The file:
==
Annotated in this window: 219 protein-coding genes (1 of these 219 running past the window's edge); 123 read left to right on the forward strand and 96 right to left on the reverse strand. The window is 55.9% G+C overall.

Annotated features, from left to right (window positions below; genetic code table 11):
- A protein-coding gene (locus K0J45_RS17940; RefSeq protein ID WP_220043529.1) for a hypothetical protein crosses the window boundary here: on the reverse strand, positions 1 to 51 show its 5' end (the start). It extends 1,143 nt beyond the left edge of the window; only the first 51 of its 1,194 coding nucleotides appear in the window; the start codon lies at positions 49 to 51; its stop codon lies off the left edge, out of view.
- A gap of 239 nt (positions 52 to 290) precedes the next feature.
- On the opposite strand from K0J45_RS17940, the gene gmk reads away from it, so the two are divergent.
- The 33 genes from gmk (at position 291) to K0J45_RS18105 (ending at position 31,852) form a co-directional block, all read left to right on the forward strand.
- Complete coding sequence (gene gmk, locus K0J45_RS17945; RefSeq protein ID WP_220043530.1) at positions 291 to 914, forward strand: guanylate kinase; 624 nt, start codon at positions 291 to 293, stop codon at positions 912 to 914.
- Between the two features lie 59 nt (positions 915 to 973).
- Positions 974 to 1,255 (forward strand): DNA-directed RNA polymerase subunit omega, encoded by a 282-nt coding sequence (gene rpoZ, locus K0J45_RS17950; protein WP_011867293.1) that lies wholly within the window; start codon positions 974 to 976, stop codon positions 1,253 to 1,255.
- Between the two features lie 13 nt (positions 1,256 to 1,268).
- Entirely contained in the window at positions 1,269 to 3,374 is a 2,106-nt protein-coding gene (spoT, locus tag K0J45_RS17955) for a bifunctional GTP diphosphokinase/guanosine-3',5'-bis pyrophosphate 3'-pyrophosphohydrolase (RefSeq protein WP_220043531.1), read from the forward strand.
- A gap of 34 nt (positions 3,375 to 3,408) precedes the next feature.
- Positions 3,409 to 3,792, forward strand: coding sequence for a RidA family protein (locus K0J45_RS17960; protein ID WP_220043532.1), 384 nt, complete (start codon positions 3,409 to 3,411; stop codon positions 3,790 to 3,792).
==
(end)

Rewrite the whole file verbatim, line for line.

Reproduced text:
Annotated in this window: 219 protein-coding genes (1 of these 219 running past the window's edge); 123 read left to right on the forward strand and 96 right to left on the reverse strand. The window is 55.9% G+C overall.

Annotated features, from left to right (window positions below; genetic code table 11):
- A protein-coding gene (locus K0J45_RS17940; RefSeq protein ID WP_220043529.1) for a hypothetical protein crosses the window boundary here: on the reverse strand, positions 1 to 51 show its 5' end (the start). It extends 1,143 nt beyond the left edge of the window; only the first 51 of its 1,194 coding nucleotides appear in the window; the start codon lies at positions 49 to 51; its stop codon lies off the left edge, out of view.
- A gap of 239 nt (positions 52 to 290) precedes the next feature.
- On the opposite strand from K0J45_RS17940, the gene gmk reads away from it, so the two are divergent.
- The 33 genes from gmk (at position 291) to K0J45_RS18105 (ending at position 31,852) form a co-directional block, all read left to right on the forward strand.
- Complete coding sequence (gene gmk, locus K0J45_RS17945; RefSeq protein ID WP_220043530.1) at positions 291 to 914, forward strand: guanylate kinase; 624 nt, start codon at positions 291 to 293, stop codon at positions 912 to 914.
- Between the two features lie 59 nt (positions 915 to 973).
- Positions 974 to 1,255 (forward strand): DNA-directed RNA polymerase subunit omega, encoded by a 282-nt coding sequence (gene rpoZ, locus K0J45_RS17950; protein WP_011867293.1) that lies wholly within the window; start codon positions 974 to 976, stop codon positions 1,253 to 1,255.
- Between the two features lie 13 nt (positions 1,256 to 1,268).
- Entirely contained in the window at positions 1,269 to 3,374 is a 2,106-nt protein-coding gene (spoT, locus tag K0J45_RS17955) for a bifunctional GTP diphosphokinase/guanosine-3',5'-bis pyrophosphate 3'-pyrophosphohydrolase (RefSeq protein WP_220043531.1), read from the forward strand.
- A gap of 34 nt (positions 3,375 to 3,408) precedes the next feature.
- Positions 3,409 to 3,792, forward strand: coding sequence for a RidA family protein (locus K0J45_RS17960; protein ID WP_220043532.1), 384 nt, complete (start codon positions 3,409 to 3,411; stop codon positions 3,790 to 3,792).